FemTech is slated to be worth $1 trillion by 2027 | Here are 8 FemTech companies we are watching in 2024.
When it comes to investing in healthcare startups, the future is undoubtedly female. Currently, only 3% of healthcare investment deals are focused on FemTech, any technology that addresses health issues that disproportionately impact women. That leaves a vast untapped market that’s on the brink of explosive growth: FemTech is projected to be a $1 trillion industry by 2027.
“After 20+ years of developing products in the medical device space, it’s great to see the growth in innovation in this important sector. At Simbex, we are working with more and more FemTech companies as they develop novel tech-enabled products including wearable products, navigate reimbursement and regulatory challenges and develop their business plan and pitch deck.”
With that in mind, here are the top 8 companies we’re watching in the FemTech space — both for their innovative technology, and their ability to disrupt the market.
Their Value Prop: Allowing women to self-manage pelvic prolapse at home
More than half of women over the age of 50 experience pelvic prolapse, yet the condition is highly stigmatized and has seen little innovation in treatment over the last 50 years. Currently, treatment protocol involves surgery or a pessary, a device inserted into the vagina to support the pelvic floor.
The pessaries available today must be inserted by a medical professional, and require regular follow ups to clean and maintain the device. Reia Health will change that. The company has developed a pessary women can insert, remove and clean at home, thereby improving their quality of life, decreasing risk of complications from long-term wear, and increasing treatment accessibility to those who do not have regular access to physician care, according to Reia CEO Kaitlin Maier.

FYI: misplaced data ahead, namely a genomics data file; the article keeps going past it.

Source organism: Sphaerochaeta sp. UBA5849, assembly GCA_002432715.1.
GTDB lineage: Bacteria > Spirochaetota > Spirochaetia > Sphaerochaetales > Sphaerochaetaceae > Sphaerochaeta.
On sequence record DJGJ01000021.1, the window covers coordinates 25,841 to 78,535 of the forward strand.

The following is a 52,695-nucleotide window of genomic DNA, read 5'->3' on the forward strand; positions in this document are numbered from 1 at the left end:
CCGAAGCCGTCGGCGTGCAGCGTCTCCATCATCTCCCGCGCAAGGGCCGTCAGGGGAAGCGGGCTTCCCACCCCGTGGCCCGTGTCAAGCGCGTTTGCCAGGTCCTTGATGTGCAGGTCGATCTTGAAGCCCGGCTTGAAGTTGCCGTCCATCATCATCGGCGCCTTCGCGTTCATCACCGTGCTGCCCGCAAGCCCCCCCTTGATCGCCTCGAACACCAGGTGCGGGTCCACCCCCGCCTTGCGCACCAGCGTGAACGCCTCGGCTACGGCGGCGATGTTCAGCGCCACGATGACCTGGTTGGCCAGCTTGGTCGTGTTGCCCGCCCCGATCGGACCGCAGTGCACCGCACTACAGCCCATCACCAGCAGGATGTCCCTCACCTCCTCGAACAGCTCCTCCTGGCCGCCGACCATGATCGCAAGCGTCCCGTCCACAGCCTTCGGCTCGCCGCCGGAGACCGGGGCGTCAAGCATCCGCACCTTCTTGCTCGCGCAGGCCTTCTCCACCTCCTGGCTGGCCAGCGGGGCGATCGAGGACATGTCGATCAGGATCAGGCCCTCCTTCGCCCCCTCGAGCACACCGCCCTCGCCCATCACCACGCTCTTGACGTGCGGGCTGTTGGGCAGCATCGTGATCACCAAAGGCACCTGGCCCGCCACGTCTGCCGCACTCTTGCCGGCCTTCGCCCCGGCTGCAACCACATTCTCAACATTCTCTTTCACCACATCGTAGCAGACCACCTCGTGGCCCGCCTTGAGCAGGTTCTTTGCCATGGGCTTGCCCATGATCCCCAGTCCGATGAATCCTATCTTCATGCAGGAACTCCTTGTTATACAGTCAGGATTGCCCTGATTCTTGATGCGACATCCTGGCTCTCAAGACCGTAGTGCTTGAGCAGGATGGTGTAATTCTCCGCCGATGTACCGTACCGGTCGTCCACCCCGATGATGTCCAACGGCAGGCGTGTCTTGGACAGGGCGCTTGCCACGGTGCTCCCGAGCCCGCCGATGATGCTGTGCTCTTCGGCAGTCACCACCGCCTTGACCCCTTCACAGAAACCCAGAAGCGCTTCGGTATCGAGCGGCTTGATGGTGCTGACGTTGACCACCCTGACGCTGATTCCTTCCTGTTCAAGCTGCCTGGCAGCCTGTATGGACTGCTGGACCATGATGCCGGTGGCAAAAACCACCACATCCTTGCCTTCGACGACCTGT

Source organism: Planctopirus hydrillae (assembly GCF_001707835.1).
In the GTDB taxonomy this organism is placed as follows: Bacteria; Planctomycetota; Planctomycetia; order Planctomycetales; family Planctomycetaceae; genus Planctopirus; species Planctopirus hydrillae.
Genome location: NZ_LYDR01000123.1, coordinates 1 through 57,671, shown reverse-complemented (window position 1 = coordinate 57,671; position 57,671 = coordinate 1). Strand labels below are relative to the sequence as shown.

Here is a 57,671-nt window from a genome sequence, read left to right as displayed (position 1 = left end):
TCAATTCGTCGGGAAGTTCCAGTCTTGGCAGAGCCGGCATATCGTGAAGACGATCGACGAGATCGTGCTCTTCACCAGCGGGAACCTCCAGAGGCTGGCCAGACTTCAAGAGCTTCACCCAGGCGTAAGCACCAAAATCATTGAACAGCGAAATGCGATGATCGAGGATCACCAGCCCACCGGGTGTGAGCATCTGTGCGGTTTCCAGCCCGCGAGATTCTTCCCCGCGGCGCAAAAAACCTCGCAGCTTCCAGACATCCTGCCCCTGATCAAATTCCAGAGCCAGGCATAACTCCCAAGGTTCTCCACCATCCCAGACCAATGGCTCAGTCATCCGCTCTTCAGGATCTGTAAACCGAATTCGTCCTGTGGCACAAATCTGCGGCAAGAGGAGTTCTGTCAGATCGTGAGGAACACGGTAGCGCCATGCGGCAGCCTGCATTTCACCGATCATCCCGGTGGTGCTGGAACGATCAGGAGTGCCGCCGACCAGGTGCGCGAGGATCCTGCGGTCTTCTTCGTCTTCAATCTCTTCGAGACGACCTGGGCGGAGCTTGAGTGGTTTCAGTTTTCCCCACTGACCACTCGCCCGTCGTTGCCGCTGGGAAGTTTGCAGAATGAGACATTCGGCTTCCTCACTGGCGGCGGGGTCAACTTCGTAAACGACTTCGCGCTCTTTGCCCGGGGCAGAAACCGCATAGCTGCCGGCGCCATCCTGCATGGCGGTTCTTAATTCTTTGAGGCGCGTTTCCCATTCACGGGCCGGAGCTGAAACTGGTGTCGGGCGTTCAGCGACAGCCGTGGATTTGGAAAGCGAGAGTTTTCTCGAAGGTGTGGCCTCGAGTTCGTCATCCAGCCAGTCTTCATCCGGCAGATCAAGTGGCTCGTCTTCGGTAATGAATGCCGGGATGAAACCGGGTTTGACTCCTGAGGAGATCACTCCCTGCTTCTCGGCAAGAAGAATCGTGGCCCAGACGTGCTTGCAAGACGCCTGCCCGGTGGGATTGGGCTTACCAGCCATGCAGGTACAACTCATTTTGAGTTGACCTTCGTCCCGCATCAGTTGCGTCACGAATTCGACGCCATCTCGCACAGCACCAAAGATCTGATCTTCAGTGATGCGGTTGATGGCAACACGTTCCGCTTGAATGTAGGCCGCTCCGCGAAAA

The Reia pessary is pending FDA approval, and Maier expects it to launch in the summer of 2024. Concurrently, the company will be running a clinical trial with the national Foundation for Female Health Awareness.
The result, Maier anticipates, will be not only a better patient experience, but a more efficient healthcare system.
“Reia’s pessary can reduce burdens on the healthcare system by reducing complications from consistent long-term wear and by freeing up the highly specialized physicians from pessary cleaning visits and allowing them to focus on higher acuity appointments,” she said.
Their Value Prop: Minimally invasive treatment for chronic conditions, starting with PCOS
Neuraura has developed thin-film electrodes, harnessed to create minimally invasive stimulation devices that will treat a variety of conditions, beginning with polycystic ovary syndrome (PCOS).
The company’s LoOop device uses Neuraura’s patented electrodes coupled with a TENS device to provide stimulation that regulates sex hormones. The result? Improved PCOS symptoms, including more regular periods, increased ovarian blood flow and reduction in blood glucose levels. Claire Dixon, co-founder and CEO of Neuraura, expects Looop to launch to consumers next year.
“We have developed a pre-production prototype and are now evaluating partners to take us to design freeze and small-scale manufacture,” Dixon said, adding, “We have proven commercial interest and already have a letter of intent for up to $1 million in pre-sales with a leading online pharmacy in Canada.”